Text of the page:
Is the “g” silent, hard, soft…? Something else? Is it like “lee”, “glee”, “jlee”, or what?
It’s pronounced “ye” as in “Ye of little faith”.
The “g” is silent, and the “l” is pronounced roughly like the “lli” in “million”. This is the same letter combination as “ll” in Spanish or “lh” in Portuguese. However, in most dialects of Spanish, the “l” part of the pronunciation has been dropped, leaving just the “y” sound as in “caballero”.
Pagliacci = Pahl-YAH-chee. Or is it Pah-lee-AH-chee? I’m not sure myself.
Silent “g”. It’s pronounced almost as if there’s a “y” in front. “Yli”.
Not so much a “y” in front, as a “y” after the “l”, thus: “lyi”
Depends (you guessed that !)
You need to distinguish between gli the masculine plural article (the) which is pronounced as hibernicus said, anywhere from yi to li, where the y is more implied than stated - kind of a click of the tongue.
gli in a word such as aglio (garlic) or tagliato (cut), where the g is quasi silent, more of a slowing down before the ‘l’ than anything…
You really need to hear the sounds though, these phonetic renderings make it sound like italian sounds are composed of the same elements as english sounds, which of course is not always the case…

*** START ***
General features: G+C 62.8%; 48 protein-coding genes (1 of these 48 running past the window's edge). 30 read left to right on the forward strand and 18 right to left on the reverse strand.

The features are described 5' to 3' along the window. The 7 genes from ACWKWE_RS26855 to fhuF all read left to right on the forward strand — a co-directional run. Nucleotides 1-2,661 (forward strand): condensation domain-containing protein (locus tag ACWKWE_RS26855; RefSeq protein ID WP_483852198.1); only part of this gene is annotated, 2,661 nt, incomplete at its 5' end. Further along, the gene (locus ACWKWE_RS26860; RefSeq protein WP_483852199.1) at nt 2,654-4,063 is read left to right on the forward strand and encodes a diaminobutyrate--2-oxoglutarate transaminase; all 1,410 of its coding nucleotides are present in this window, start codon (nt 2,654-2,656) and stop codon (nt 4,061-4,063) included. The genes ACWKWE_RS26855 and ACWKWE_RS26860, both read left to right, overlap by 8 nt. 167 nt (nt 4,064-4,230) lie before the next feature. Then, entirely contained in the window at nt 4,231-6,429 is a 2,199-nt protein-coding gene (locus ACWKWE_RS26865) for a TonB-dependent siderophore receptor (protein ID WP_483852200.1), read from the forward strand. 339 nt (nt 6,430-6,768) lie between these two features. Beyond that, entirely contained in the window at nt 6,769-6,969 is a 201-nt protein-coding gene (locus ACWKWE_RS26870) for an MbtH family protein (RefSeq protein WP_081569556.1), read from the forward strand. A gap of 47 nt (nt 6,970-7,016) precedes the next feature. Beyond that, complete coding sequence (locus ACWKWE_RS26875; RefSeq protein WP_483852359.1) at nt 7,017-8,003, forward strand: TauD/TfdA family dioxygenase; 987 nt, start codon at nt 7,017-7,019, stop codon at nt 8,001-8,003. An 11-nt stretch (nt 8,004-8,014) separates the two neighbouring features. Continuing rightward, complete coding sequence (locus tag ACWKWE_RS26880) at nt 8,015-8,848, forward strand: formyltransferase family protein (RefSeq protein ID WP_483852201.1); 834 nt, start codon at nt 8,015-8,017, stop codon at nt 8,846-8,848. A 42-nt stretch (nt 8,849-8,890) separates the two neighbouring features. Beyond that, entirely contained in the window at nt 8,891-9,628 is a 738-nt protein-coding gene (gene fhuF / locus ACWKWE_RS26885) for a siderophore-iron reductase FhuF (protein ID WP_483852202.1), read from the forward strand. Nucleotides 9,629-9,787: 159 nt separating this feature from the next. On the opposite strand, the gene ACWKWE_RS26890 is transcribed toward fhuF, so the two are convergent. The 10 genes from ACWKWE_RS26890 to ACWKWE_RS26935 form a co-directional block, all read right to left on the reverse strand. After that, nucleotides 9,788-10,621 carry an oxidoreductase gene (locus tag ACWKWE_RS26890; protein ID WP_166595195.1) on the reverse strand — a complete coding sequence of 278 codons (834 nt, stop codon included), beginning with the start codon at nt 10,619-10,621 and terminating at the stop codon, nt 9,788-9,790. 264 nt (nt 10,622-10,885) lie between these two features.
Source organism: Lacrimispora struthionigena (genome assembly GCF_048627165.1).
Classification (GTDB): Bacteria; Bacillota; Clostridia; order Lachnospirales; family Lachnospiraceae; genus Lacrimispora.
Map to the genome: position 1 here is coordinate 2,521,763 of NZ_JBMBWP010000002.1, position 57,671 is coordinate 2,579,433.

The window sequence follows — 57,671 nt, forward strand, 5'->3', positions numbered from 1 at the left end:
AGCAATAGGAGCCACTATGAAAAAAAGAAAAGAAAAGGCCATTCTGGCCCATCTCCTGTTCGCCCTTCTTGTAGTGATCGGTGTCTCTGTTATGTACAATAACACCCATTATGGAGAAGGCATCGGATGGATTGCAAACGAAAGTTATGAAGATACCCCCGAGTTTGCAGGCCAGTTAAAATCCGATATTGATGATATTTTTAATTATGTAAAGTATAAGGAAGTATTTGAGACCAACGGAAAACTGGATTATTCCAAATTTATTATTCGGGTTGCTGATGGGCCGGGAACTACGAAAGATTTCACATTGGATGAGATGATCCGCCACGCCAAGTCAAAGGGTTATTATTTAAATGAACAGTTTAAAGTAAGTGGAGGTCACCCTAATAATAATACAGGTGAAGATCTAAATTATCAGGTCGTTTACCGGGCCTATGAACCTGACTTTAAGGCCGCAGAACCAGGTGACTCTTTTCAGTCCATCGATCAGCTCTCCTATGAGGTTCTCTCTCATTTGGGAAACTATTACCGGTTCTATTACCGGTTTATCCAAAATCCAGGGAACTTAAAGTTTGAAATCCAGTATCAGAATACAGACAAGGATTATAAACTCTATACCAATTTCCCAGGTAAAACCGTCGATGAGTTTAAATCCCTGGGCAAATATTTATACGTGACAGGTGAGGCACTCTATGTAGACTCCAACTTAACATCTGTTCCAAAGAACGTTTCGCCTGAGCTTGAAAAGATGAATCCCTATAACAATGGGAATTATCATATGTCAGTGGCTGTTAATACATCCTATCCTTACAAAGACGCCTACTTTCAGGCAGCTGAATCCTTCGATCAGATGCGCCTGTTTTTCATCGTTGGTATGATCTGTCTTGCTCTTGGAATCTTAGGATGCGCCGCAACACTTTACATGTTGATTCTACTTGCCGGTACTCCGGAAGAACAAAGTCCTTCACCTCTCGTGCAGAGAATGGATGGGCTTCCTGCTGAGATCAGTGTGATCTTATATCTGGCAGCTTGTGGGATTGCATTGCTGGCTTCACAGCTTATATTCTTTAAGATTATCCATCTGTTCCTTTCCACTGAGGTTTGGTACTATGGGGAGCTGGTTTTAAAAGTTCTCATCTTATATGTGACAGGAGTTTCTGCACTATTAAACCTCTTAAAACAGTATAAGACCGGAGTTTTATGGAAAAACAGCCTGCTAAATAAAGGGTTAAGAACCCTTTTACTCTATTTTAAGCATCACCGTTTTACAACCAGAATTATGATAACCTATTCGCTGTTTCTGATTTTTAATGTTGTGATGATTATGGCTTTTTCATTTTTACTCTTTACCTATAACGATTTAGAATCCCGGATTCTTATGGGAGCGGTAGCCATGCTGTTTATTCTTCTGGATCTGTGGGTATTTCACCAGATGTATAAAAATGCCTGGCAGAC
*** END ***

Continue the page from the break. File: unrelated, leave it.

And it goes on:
Asteroide makes a very good point, you really need to hear the word pronounced. And pronunciation is very important in Italian.
One of my favorite stories from college Italian had to do with the nuances of pronunciation. Our teacher (Brunella, and she looked like a Brunella) was trying to stress this with the phrase “I am twenty years old” (Ho venti anni). It’s important to ellongate the “n” sound in “anni” slightly, otherwise you come up with the word “ani”. After 3 or 4 students pronounced this incorrectly she stopped class and explained that when you don’t stress the “n” the phrase “I am twenty years old” becomes the phrase “I have twenty anuses”. Quite the difference.
When I learned Italian (I did a minor), the idea was to pronounce the first part of the gli (if you can imagine the ‘gl’ as a sound) from the back of the throat. Begin by saying the ly with the tongue at the back of the throat, and the tongue moving forward as you say the ‘ee’.
Same principle for ‘gn’ - silent ‘g’, but no invisible ‘y’ - but still from the back of the throat.
Like those “ugly ass” Bruno Magli shoes that OJ said he never wore. Most of the talking heads pronounced it “Molly”.